The Honda FCX Clarity is a hydrogen fuel cell automobile manufactured by Honda
Here are some problems with hydrogen fueled cars:
Still in its infancy, the hydrogen market has a long way to go before it can become the industry standard. True, Honda has the FCX Clarity, but that car is of limited production and heavily funded by the Japanese automaker. Hydrogen fuel cells are fragile and expensive to produce, and not yet able to withstand cold temperatures .
The cost to produce just one Honda hydrogen car is upwards of one million dollars as of 2009, a price well beyond the reach of nearly every consumer. Even if demand for hydrogen vehicles was strong, prices would still be well above the cost of a similar gas powered car, limiting its customer base tremendously.
Unlike fossil fuels such as oil, hydrogen must be produced in order to be used. Certain fossil fuels such as clean burning natural gas can be used to produce hydrogen, effectively reducing greenhouse gas emissions.
Widescale hydrogen use would mean the creation of a distribution network that does not currently exist. Though currently widely available for commercial use, hydrogen is virtually unavailable to the public. The Shell Corporation estimates that it could easily cost $20 billion to establish a hydrogen network across the United States.
Currently stored at the point of use, that is, in the tanks found in a car, hydrogen is difficult to store or transport with large tanks needed to hold the fuel. Developing tanks that are smaller and lighter is a goal not yet reached, a step which would make hydrogen usage sensible.
- Safety problems
Liquid hydrogen is cold enough to freeze air, and accidents have occurred from pressure build-up following plugged valves. Some say these problems can’t be overcome. In a collision the hydrogen tank may rupture, as can a gasoline tank. The release of hydrogen into a confined space like a garage risks an explosion.
Read more: Hydrogen Car Problems:
- Hydrogen vehicle
- Hydrogen Fuel
PS1 Chevy Volt Production Not Being Recharged
Katie Pavlich, News Editor, Townhall [ Source >> ]
Production of the “worst car ever” Chevy Volt has been halted and no, it’s not because the factory forgot to recharge the batteries. President Obama is going to be bummed “in five years” when Volts are unavailable for purchase. General Motors has temporarily suspended production of its Volt electric car, the company announced Friday. GM, which is based in Detroit, announced to employees at one of its facilities that it was halting production of the beleaguered electric car for five weeks and temporarily laying off 1,300 employees. A GM spokesman told The Hill Friday production of the Volt would resume on April 23.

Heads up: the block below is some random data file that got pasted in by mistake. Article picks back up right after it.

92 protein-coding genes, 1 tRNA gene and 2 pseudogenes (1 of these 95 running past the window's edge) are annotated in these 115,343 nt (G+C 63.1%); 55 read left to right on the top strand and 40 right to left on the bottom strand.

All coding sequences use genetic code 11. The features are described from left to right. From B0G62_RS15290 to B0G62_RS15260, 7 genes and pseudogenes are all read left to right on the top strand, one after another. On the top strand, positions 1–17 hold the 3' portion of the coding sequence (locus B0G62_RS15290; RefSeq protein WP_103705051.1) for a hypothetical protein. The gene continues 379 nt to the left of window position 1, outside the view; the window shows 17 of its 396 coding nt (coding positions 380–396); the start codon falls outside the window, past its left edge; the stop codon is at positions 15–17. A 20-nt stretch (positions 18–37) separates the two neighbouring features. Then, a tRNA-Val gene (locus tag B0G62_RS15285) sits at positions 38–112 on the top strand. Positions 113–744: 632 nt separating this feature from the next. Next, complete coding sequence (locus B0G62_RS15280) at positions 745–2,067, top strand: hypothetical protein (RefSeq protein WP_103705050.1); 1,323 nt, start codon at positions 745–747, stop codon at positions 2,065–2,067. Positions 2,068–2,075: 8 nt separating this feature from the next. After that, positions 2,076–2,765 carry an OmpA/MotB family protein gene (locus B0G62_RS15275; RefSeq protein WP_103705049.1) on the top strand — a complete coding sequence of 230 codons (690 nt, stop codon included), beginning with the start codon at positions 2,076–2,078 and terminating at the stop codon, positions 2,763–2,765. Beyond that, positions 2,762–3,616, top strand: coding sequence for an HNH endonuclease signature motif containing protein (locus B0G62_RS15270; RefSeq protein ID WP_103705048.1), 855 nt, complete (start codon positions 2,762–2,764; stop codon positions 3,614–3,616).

“We needed to maintain proper inventory and make sure that we continued to meet market demand,” GM spokesman Chris Lee said in a telephone interview.
GM says this is a temporary suspension, but the bottom line is consumers just don’t want to buy Chevy Volts now and they won’t want to buy them in the future either. In 2011, Chevy sold a grand total of 3,895 Volts to customers. That’s only 2,595 more than the 1,300 employees who once worked to built them. General Motors has repeatedly claimed a sales target for 2011 of 10,000 units for the plug-in hybrid Chevy Volt sedan. But, nine months into the year, they’ve only shipped 3,895 off the lot. In fact, in September sales numbers, released an hour ago, GM sold only 723 Volts. Will GM fail to meet its own sales predictions?
Volt is unique among electric vehicles because you have two sources of energy. You have an electric source–a battery–that allows you to drive gas–free for an EPA–estimated 35 miles. And there’s also an onboard gas generator that produces electricity so you can go up to a total of 375 additional miles on a full tank of gas. More about Chevy Volt: http://www.chevrolet.com/volt-electric-car/
PS2 Volt Sleeps with the Fishes
It might as well have been a Trabant.
By Eric Peters
GM has just announced it will be idling the plant (and the 1,300 workers at that plant) where the “game changing” Chevy Volt electric car is — uh, was — built. GM says it’s only temporary — until they figure out how to “align production with demand.”
It could be a long wait for those workers.
GM projected production of 45,000 Volts this year. That may have been just a little bright-sided. Last year, 7,621 of them found buyers (about 2,400 fewer than the 10,000 GM had hoped for). This past month, just over 1,000 of the $40,000 sort-of electric cars (sort of, because deep inside the thing, there’s a gas engine that serves as a sort of carry-it-with-you “range extender”), which means “production” and “demand” have a ways to go before they are, er, aligned.
One reason why, obviously — though perhaps not to GM — is that the concept itself was misaligned. Electric (and hybrid-electric) cars exist for one reason: To do an end-run around gasoline. The whole point of the exercise, as a practical matter, is to lower the cost of driving by cutting the driver loose from $4 a gallon fuel. But when it takes $40,000 to do that, it becomes pointless as a practical matter. Yes, it’s a clever bit of engineering. I know. I’ve driven the Volt. Remarkable. It can operate at steady 60 MPH for several miles (rather than coast for a few seconds, like most hybrids) purely on the strength of its electric motor and batteries. Very cool. But also very expensive — and that’s the point that matters.
The Volt’s sticker price is in BMW 3 Series/Lexus GS land. Do people who purchase $40k cars have to worry much about $4 gas? Apparently this thought did not occur to the people at GM responsible for the Volt. Even with a $7k direct federal subsidy to each buyer (more on the indirect subsidies below) a new Volt still costs what we call in the car business “entry luxury” money. Easily two (even three) times the amount that would buy you any one of several very appealing compact sedans, several of which get 40 MPG on the highway.
So, drum roll, people looking for something economical did not look at the Volt. Who did? CEO Dan Akerson conceded that the average income of a Volt buyer is $170,000 annually — not exactly hard times.